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Guest Article: Telugu TV – New kid on the block

22-February-2011
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Guest Article: Telugu TV – New kid on the block

Borrowing the lines of late Art Buchwald, American humorist and Pulitzer Prize winner: “Television has a real problem. They have no page two.”

The reality of TV content is that over 4.2 million hours of TV content is being beamed annually to Indian homes and less than 8 per cent is quality original content created for TV and out of that, less than 3 per cent is financially viable.

In the two-decade life span of satellite TV, the K-era captured the hearts and minds in Hindi heartland for almost a decade, which triggered a gold rush for a challenger, which brought in a flood of international imports (sellers, concepts, formats). A host of national channels – existing and new – started searching for the breakthrough.

Viewers all along got their daily dose of reality from news, the real father of reality TV! Strangely, 50 per cent of the 480-odd channels received in this country are news and current affairs channels.

Over a period, strong viewer preference for local language, local culture, local setting and local stories started to emerge. Today, local language programming is the preferred content in over 60 per cent of C&S viewers in the country.

The South led the way, setting standard for language content that connected with viewers, pioneering non-fiction shows of games, skill, talent and behaviour. Progressively evolving fiction with storylines mirroring social trends and rich in local symbolism. Regionals now dominate West and East.

Andhra Pradesh TV space
Let us look at the Andhra Pradesh TV space in particular with 92 per cent C&S penetration, which has grown both in terms of revenue as well as number of channels.

 




 

 

 

 

Talking about news channels in particular – news consumption in Andhra Pradesh is much higher than any other state, as the state witnessed many events post 2005. For a lot of other reasons, of the Rs 700-crore ad pie in the Andhra Pradesh market, 15 per cent is what the news channels corner, hence a lot of infrastructure and political players jumped into the fray, more for vested interests.

The already large presence of the film industry in Andhra Pradesh has seen a phenomenal and unfettered expansion through commercial television industry, both in entertainment and news segments. Interestingly, film industry takes up a significant chunk of news content, contributing extra velocity in the ratings race.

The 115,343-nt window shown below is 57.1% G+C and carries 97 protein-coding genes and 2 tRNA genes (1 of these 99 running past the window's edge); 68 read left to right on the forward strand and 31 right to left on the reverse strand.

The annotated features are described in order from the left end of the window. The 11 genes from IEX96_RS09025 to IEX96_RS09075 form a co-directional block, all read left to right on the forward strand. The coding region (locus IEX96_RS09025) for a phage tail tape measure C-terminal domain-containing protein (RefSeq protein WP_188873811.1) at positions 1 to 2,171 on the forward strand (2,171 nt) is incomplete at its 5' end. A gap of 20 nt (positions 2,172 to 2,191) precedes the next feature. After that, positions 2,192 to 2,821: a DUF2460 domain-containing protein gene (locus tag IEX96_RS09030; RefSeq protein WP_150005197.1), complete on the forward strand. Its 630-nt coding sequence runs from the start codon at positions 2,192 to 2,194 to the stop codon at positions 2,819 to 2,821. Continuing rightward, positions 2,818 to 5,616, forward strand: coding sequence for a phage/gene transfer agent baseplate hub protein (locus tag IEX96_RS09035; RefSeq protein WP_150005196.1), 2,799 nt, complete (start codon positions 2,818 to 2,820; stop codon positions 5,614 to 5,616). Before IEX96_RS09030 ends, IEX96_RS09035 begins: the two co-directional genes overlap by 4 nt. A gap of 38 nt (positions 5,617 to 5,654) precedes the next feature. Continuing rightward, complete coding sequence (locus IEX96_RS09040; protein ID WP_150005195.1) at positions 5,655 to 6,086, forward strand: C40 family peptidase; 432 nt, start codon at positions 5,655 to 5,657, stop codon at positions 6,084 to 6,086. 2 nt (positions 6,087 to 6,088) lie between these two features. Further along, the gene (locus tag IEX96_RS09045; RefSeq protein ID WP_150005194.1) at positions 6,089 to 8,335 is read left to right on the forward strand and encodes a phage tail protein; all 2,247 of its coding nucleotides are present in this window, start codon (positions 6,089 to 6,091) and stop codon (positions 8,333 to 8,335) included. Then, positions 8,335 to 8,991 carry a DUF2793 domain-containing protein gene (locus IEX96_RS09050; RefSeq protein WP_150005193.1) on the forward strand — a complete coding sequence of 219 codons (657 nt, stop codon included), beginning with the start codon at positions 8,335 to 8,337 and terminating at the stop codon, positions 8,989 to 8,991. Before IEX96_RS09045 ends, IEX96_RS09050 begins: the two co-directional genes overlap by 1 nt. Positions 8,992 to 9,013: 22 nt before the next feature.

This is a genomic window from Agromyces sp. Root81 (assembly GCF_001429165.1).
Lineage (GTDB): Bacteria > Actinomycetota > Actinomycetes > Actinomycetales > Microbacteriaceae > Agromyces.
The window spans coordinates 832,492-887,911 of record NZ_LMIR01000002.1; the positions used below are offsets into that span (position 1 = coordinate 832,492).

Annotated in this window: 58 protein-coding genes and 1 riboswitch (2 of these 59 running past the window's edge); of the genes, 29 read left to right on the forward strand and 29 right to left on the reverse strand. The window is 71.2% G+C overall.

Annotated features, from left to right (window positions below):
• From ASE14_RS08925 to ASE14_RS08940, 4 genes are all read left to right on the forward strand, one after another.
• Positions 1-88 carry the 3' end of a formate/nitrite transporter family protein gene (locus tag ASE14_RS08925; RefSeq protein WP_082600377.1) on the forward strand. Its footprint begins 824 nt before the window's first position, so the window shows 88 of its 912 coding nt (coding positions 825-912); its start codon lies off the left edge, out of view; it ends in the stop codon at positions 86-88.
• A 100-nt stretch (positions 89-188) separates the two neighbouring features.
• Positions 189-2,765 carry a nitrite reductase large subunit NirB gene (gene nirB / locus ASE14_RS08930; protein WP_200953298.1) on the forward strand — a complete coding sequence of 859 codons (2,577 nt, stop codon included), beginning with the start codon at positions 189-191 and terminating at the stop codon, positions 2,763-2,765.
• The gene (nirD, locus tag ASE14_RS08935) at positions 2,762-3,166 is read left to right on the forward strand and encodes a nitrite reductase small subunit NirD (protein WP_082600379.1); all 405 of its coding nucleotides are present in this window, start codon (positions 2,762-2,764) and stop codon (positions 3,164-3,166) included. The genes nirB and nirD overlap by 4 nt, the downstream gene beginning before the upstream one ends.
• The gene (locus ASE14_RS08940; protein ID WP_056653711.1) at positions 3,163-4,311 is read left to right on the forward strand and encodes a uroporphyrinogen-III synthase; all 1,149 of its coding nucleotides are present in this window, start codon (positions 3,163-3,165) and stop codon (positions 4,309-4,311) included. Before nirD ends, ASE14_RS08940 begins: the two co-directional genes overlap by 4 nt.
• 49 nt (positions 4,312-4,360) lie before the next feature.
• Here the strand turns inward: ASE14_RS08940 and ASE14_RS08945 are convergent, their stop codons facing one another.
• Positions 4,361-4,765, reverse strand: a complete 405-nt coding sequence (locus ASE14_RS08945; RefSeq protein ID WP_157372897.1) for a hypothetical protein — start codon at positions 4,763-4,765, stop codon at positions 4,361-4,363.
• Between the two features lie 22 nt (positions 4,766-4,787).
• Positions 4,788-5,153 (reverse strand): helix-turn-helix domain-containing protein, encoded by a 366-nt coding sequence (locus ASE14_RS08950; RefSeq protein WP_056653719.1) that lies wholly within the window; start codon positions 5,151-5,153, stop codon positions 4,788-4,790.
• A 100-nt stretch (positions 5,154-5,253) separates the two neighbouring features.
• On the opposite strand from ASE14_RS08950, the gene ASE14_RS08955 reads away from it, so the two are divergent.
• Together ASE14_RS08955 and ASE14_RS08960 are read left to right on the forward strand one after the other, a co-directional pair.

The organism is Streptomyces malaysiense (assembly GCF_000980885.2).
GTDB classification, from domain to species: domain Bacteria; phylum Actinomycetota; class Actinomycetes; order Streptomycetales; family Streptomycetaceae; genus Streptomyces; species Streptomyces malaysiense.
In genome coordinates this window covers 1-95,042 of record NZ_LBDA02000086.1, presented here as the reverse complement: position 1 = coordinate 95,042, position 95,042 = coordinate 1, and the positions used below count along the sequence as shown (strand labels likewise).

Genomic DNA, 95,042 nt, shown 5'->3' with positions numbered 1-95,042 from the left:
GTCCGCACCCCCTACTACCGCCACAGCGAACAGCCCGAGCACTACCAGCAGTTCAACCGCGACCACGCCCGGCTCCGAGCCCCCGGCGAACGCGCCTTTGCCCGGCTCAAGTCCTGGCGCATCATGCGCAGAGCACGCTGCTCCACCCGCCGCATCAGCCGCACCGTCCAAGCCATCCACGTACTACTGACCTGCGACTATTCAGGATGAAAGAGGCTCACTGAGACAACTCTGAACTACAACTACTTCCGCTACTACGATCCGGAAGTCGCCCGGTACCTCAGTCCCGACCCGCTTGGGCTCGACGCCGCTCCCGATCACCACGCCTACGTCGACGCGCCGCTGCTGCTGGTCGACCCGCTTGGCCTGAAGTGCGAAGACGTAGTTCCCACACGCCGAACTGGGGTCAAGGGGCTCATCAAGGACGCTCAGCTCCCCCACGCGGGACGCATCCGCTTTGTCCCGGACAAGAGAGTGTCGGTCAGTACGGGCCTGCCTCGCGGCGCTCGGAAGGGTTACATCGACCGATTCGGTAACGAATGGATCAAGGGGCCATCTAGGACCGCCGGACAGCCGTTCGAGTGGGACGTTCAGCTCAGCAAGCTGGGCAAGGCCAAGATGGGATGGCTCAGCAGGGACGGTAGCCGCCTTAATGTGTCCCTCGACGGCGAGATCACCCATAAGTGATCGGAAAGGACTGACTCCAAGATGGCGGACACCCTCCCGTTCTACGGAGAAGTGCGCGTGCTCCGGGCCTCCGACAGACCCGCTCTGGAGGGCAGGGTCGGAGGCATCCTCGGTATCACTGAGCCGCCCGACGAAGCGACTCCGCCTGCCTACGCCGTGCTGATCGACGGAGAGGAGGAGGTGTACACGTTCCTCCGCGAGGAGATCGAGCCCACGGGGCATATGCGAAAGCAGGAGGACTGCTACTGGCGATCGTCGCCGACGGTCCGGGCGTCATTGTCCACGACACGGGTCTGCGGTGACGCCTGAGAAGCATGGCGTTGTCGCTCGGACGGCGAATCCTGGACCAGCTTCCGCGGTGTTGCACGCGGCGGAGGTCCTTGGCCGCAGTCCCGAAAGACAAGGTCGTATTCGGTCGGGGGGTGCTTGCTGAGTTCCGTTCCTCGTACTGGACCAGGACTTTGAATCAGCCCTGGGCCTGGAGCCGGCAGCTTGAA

Until 2008, there were only a few Telugu news channels in the state, such as TV9, ETV2, NTV and TV5, alongside the entertainment ones, like Doordarshan’s Saptagiri, ETV, Gemini TV, Teja TV, Maa TV and Zee Telugu. The simultaneous Lok Sabha and Assembly elections in 2009 marked a surge in news channels as film star Chiranjeevi announced his entry into active politics. These included Sakshi TV, HMTV, HYTV, Maha TV, Studio-N, Zee 24 Gantalu and ABN Andhra Jyothy. With the launch of Raj TV, the state now has 15 news channels compared to nine general entertainment channels. It’s intriguing to see this rush to start news channels in an already cluttered space. It can be seen that there was neither clear economics nor appealing newsworthiness in the launch.

 

 

 

 

 

 

 

GEC genre
Coming to the GEC genre, clearly the audience have been spoilt for choice, be it fiction, non-fiction, or movies. Any back-of-the-envelope calculation shows that today, on an average, a household gets to watch 11 movies a day, a far cry from the initial days of satellite invasion. Coming to the next big GRP driver – the fiction segment of any channel, masterfully juggling tears, smiles, campy inside jokes – the content churned out by top channels delivered unstoppable entertainment in prime time. The data given below clearly analyse the TVR contribution of fiction to non-fiction vis-à-vis movie.

 

 

 

 

 

 

 

 

 

 

To have an absolute winner in terms of content in the market, marketing plays a pivotal role. From doing standalone campaigns, television channels have been seen doing integrated campaigns more so to present the bouquet of offerings in a particular channel. The campaigns we see today are a mix of traditional and non-traditional media across print, radio, TV, digital, OOH, experimental marketing. A case in point has been the high-decibel campaigns done by Zee TV in the past, positioning its non-fiction genre/ films, of late, Maa TV has gone beyond billboards and retail touch points to digital media. Gemini TV’s innovation in marketing has been remarkable over the last one year. In film branding, where the brand seamlessly blends into the content of the movie, has been a clincher – ‘Jhummandi Naadam’, a musical hit, is a case in point, where Gemini Music brand was positioned.

This cluttered market is poised to grow further, but consolidation symptoms on the channels’ front have started to appear.

(Sanjay Reddy is Senior Vice President, Sun TV Network, Business Head, Telugu Cluster. It has been recently reported that Reddy is likely to take over as COO of Sun TV, replacing Ajay Vidyasagar, who has put in his papers.)

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Prior to joining Madison PR in 2012 Chaudhary was Group President Corporate Communications at Reliance Industries Limited.